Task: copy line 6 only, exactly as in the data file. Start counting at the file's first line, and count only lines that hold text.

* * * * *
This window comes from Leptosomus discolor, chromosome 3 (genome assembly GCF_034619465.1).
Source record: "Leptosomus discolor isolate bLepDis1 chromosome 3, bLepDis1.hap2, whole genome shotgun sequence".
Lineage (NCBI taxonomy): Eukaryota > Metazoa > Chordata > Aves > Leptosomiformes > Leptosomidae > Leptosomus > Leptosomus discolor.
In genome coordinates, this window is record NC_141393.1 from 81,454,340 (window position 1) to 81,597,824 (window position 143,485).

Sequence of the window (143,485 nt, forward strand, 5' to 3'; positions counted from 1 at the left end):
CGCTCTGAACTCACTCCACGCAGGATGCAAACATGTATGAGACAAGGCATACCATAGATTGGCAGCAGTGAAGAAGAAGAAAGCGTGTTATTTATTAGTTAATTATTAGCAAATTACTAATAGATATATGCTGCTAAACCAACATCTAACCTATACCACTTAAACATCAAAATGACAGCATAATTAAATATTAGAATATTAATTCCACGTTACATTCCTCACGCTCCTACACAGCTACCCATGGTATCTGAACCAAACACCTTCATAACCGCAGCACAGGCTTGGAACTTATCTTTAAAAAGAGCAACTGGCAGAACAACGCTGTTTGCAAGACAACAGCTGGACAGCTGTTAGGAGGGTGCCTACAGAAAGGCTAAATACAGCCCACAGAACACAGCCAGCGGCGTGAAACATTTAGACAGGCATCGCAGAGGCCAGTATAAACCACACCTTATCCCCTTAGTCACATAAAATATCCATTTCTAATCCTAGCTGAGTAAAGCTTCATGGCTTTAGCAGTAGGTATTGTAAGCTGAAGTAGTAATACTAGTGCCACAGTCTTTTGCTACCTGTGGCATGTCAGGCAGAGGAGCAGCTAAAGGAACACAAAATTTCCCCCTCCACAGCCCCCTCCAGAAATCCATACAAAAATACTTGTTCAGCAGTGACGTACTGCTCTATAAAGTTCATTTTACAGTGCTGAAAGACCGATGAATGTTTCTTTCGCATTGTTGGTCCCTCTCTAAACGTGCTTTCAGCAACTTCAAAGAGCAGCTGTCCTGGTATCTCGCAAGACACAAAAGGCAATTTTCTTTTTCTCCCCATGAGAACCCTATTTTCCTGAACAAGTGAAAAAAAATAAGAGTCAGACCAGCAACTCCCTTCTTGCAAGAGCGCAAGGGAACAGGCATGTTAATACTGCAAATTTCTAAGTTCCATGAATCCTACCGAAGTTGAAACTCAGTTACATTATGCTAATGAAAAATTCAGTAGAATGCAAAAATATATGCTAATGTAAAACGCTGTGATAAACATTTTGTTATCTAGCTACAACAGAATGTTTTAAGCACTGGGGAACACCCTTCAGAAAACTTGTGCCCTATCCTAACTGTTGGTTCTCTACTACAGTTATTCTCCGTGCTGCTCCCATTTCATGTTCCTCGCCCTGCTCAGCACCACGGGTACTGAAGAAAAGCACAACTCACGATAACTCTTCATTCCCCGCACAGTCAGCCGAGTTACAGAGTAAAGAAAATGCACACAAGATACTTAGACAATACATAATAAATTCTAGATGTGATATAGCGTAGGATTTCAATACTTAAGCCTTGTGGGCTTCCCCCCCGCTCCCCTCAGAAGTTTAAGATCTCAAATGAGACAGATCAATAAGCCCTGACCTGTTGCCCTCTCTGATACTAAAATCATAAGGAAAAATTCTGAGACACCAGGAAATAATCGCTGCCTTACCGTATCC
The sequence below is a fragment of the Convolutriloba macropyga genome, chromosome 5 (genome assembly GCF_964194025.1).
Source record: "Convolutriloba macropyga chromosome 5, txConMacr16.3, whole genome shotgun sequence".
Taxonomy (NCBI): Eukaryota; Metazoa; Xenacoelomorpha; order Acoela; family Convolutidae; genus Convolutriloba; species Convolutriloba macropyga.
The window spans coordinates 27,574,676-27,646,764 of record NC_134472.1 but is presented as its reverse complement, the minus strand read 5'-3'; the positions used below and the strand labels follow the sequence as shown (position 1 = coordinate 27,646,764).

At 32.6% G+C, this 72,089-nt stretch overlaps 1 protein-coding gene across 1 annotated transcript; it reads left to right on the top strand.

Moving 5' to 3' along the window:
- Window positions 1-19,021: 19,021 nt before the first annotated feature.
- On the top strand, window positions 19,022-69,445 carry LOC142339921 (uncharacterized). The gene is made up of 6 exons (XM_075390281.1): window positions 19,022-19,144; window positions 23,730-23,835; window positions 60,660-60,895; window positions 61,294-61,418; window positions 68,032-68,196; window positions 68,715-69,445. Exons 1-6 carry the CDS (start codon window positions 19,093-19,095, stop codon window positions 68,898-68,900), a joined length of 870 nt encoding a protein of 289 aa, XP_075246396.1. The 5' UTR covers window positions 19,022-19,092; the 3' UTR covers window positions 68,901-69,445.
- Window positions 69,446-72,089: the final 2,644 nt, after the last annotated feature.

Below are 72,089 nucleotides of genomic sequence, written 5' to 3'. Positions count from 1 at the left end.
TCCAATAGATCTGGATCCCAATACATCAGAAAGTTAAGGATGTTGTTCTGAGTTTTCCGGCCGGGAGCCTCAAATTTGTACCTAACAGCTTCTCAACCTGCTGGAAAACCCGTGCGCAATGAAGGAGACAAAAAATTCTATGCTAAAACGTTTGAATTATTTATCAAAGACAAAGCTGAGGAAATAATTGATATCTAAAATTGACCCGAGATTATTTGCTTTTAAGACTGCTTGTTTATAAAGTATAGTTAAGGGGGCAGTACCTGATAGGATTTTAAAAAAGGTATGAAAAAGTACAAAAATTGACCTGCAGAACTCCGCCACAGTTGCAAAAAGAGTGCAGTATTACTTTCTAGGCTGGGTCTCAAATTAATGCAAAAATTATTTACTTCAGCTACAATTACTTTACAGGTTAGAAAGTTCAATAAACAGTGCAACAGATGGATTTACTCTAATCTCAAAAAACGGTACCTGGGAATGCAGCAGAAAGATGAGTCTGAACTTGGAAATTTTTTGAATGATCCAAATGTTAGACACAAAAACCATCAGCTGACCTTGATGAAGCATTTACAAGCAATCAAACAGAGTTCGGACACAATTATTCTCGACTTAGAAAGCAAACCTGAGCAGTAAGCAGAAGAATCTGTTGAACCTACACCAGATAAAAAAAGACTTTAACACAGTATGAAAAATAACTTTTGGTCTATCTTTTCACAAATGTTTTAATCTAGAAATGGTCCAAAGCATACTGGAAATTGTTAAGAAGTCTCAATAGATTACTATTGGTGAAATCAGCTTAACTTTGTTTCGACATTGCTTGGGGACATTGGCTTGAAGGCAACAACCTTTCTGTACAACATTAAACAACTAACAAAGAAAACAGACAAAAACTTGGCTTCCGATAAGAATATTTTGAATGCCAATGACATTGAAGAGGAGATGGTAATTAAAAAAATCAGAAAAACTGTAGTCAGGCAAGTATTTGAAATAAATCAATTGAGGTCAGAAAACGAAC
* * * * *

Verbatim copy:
CGCTCTGAACTCACTCCACGCAGGATGCAAACATGTATGAGACAAGGCATACCATAGATTGGCAGCAGTGAAGAAGAAGAAAGCGTGTTATTTATTAGTTAATTATTAGCAAATTACTAATAGATATATGCTGCTAAACCAACATCTAACCTATACCACTTAAACATCAAAATGACAGCATAATTAAATATTAGAATATTAATTCCACGTTACATTCCTCACGCTCCTACACAGCTACCCATGGTATCTGAACCAAACACCTTCATAACCGCAGCACAGGCTTGGAACTTATCTTTAAAAAGAGCAACTGGCAGAACAACGCTGTTTGCAAGACAACAGCTGGACAGCTGTTAGGAGGGTGCCTACAGAAAGGCTAAATACAGCCCACAGAACACAGCCAGCGGCGTGAAACATTTAGACAGGCATCGCAGAGGCCAGTATAAACCACACCTTATCCCCTTAGTCACATAAAATATCCATTTCTAATCCTAGCTGAGTAAAGCTTCATGGCTTTAGCAGTAGGTATTGTAAGCTGAAGTAGTAATACTAGTGCCACAGTCTTTTGCTACCTGTGGCATGTCAGGCAGAGGAGCAGCTAAAGGAACACAAAATTTCCCCCTCCACAGCCCCCTCCAGAAATCCATACAAAAATACTTGTTCAGCAGTGACGTACTGCTCTATAAAGTTCATTTTACAGTGCTGAAAGACCGATGAATGTTTCTTTCGCATTGTTGGTCCCTCTCTAAACGTGCTTTCAGCAACTTCAAAGAGCAGCTGTCCTGGTATCTCGCAAGACACAAAAGGCAATTTTCTTTTTCTCCCCATGAGAACCCTATTTTCCTGAACAAGTGAAAAAAAATAAGAGTCAGACCAGCAACTCCCTTCTTGCAAGAGCGCAAGGGAACAGGCATGTTAATACTGCAAATTTCTAAGTTCCATGAATCCTACCGAAGTTGAAACTCAGTTACATTATGCTAATGAAAAATTCAGTAGAATGCAAAAATATATGCTAATGTAAAACGCTGTGATAAACATTTTGTTATCTAGCTACAACAGAATGTTTTAAGCACTGGGGAACACCCTTCAGAAAACTTGTGCCCTATCCTAACTGTTGGTTCTCTACTACAGTTATTCTCCGTGCTGCTCCCATTTCATGTTCCTCGCCCTGCTCAGCACCACGGGTACTGAAGAAAAGCACAACTCACGATAACTCTTCATTCCCCGCACAGTCAGCCGAGTTACAGAGTAAAGAAAATGCACACAAGATACTTAGACAATACATAATAAATTCTAGATGTGATATAGCGTAGGATTTCAATACTTAAGCCTTGTGGGCTTCCCCCCCGCTCCCCTCAGAAGTTTAAGATCTCAAATGAGACAGATCAATAAGCCCTGACCTGTTGCCCTCTCTGATACTAAAATCATAAGGAAAAATTCTGAGACACCAGGAAATAATCGCTGCCTTACCGTATCC